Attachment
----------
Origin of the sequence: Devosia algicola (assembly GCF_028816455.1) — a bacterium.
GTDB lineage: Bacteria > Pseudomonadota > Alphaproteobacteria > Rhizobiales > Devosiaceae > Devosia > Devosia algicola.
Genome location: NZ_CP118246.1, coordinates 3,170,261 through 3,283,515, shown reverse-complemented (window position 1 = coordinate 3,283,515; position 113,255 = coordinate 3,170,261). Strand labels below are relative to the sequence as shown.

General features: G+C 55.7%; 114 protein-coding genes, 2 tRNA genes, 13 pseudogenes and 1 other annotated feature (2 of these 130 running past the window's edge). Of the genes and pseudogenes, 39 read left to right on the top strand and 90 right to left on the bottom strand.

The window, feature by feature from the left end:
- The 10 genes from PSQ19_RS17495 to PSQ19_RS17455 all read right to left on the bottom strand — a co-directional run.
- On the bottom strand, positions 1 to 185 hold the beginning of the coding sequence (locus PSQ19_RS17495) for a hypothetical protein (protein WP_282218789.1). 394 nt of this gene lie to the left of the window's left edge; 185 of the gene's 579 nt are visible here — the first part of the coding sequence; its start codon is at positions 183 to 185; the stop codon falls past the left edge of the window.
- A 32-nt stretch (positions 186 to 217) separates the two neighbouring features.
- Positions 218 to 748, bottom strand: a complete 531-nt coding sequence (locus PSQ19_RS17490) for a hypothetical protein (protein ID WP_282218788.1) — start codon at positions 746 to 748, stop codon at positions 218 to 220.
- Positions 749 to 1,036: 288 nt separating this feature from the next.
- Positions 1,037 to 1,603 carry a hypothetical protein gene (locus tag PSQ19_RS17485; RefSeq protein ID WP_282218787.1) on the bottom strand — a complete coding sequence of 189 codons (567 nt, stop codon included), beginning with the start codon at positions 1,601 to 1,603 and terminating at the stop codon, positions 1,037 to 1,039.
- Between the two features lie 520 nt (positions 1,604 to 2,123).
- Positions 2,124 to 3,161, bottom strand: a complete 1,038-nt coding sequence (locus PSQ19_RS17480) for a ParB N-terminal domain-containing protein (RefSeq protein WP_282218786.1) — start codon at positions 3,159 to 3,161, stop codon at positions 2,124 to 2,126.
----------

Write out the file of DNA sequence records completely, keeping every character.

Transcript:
Origin of the sequence: Devosia algicola (assembly GCF_028816455.1) — a bacterium.
GTDB lineage: Bacteria > Pseudomonadota > Alphaproteobacteria > Rhizobiales > Devosiaceae > Devosia > Devosia algicola.
Genome location: NZ_CP118246.1, coordinates 3,170,261 through 3,283,515, shown reverse-complemented (window position 1 = coordinate 3,283,515; position 113,255 = coordinate 3,170,261). Strand labels below are relative to the sequence as shown.

General features: G+C 55.7%; 114 protein-coding genes, 2 tRNA genes, 13 pseudogenes and 1 other annotated feature (2 of these 130 running past the window's edge). Of the genes and pseudogenes, 39 read left to right on the top strand and 90 right to left on the bottom strand.

The window, feature by feature from the left end:
- The 10 genes from PSQ19_RS17495 to PSQ19_RS17455 all read right to left on the bottom strand — a co-directional run.
- On the bottom strand, positions 1 to 185 hold the beginning of the coding sequence (locus PSQ19_RS17495) for a hypothetical protein (protein WP_282218789.1). 394 nt of this gene lie to the left of the window's left edge; 185 of the gene's 579 nt are visible here — the first part of the coding sequence; its start codon is at positions 183 to 185; the stop codon falls past the left edge of the window.
- A 32-nt stretch (positions 186 to 217) separates the two neighbouring features.
- Positions 218 to 748, bottom strand: a complete 531-nt coding sequence (locus PSQ19_RS17490) for a hypothetical protein (protein ID WP_282218788.1) — start codon at positions 746 to 748, stop codon at positions 218 to 220.
- Positions 749 to 1,036: 288 nt separating this feature from the next.
- Positions 1,037 to 1,603 carry a hypothetical protein gene (locus tag PSQ19_RS17485; RefSeq protein ID WP_282218787.1) on the bottom strand — a complete coding sequence of 189 codons (567 nt, stop codon included), beginning with the start codon at positions 1,601 to 1,603 and terminating at the stop codon, positions 1,037 to 1,039.
- Between the two features lie 520 nt (positions 1,604 to 2,123).
- Positions 2,124 to 3,161, bottom strand: a complete 1,038-nt coding sequence (locus PSQ19_RS17480) for a ParB N-terminal domain-containing protein (RefSeq protein WP_282218786.1) — start codon at positions 3,159 to 3,161, stop codon at positions 2,124 to 2,126.